Psoriasis is an inflammatory disease of the skin characterised by an accelerated rate of epidermal turnover, with hyperproliferation and defective maturation of epidermal keratinocytes. In the majority of cases psoriasis is a chronic disease which, in its most common form -chronic plaque psoriasis - manifests itself as well-demarcated, often symmetrically distributed, thickened, red, scaly plaques. These may vary considerably both in size and in number and may involve any part of the skin, although they are found most typically on the extensor surfaces of the knees and elbows, in the sacral area and on the scalp. Appearances may be modified by the site of involvement, with flexural areas showing beef-red shiny plaques without scale (flexural or inverse psoriasis), palms and soles showing marked hyperkeratosis and fissuring, and nails becoming distorted by thimble-pits, thickening and nail-plate detachment. Up to 8% of people with psoriasis may have an associated inflammatory arthropathy,1 which in severe cases may be the dominant cause of morbidity.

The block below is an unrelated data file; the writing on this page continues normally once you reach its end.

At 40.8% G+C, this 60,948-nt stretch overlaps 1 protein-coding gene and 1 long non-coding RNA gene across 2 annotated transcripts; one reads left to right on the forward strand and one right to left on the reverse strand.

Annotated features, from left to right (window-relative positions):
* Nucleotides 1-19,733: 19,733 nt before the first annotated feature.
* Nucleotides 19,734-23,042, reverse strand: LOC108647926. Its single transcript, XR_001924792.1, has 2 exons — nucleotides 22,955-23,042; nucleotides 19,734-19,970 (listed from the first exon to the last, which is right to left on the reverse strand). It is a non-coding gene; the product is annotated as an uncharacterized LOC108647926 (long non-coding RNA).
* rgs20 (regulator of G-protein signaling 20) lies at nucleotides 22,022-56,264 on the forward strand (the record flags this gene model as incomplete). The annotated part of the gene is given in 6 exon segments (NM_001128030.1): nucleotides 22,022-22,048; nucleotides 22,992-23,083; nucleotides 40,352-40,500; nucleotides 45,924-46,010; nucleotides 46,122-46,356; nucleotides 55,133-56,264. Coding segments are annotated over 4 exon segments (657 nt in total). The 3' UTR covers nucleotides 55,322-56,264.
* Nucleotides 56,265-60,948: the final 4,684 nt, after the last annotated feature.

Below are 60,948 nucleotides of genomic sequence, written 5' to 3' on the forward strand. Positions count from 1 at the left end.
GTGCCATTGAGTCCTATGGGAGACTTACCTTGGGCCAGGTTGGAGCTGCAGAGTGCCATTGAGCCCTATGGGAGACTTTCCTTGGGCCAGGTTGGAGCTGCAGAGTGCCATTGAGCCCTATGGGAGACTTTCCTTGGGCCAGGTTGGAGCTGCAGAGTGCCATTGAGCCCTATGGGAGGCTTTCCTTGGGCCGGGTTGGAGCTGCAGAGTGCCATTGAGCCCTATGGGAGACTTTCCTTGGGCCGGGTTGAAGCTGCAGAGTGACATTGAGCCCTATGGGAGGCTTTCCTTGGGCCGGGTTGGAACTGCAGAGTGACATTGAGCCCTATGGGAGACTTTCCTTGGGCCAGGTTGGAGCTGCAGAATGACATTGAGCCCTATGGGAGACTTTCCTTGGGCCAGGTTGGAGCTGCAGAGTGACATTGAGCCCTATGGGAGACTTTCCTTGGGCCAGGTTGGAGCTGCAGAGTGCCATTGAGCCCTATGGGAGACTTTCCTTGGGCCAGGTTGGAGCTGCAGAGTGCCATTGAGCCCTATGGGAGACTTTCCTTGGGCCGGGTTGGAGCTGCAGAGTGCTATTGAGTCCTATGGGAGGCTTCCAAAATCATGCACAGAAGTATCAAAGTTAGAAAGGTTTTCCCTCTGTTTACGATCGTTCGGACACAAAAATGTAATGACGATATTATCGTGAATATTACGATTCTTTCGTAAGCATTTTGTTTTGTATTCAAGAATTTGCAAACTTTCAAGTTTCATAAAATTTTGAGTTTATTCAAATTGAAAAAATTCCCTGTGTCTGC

Acute inflammatory forms of psoriasis may develop de novo or may complicate existing chronic plaque psoriasis. Acute guttate psoriasis characteristically affects children and young adults following streptococcal infection.2 Typically, showers of tiny red papules (likened to raindrops or guttae) erupt over large areas of the skin surface 1-2 weeks after an episode of acute streptococcal pharyngitis or tonsillitis. Erythrodermic and generalised pustular psoriasis are uncommon but severe and potentially life-threatening forms of psoriasis; they may be complicated by high-output cardiac failure, temperature dysregulation and septicaemia, particularly in the elderly.
Localised pustular forms of psoriasis, which may cause long-lasting disability, include chronic palmoplantar pustular psoriasis (palmoplantar pustulosis) and acropustulosis (acrodermatitis continua of Hallopeau). Only a minority of patients with these relatively uncommon variants have evidence of psoriasis at other sites3 and their relationship to ordinary psoriasis remains poorly understood.
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Do You Suffer From the Itching and Scaling of Psoriasis? Or the Chronic Agony of Psoriatic Arthritis? If so you are not ALONE! A whopping three percent of the world’s populations suffer from either condition! An incredible 56 million working hours are lost every year by psoriasis sufferers according to the National Psoriasis Foundation.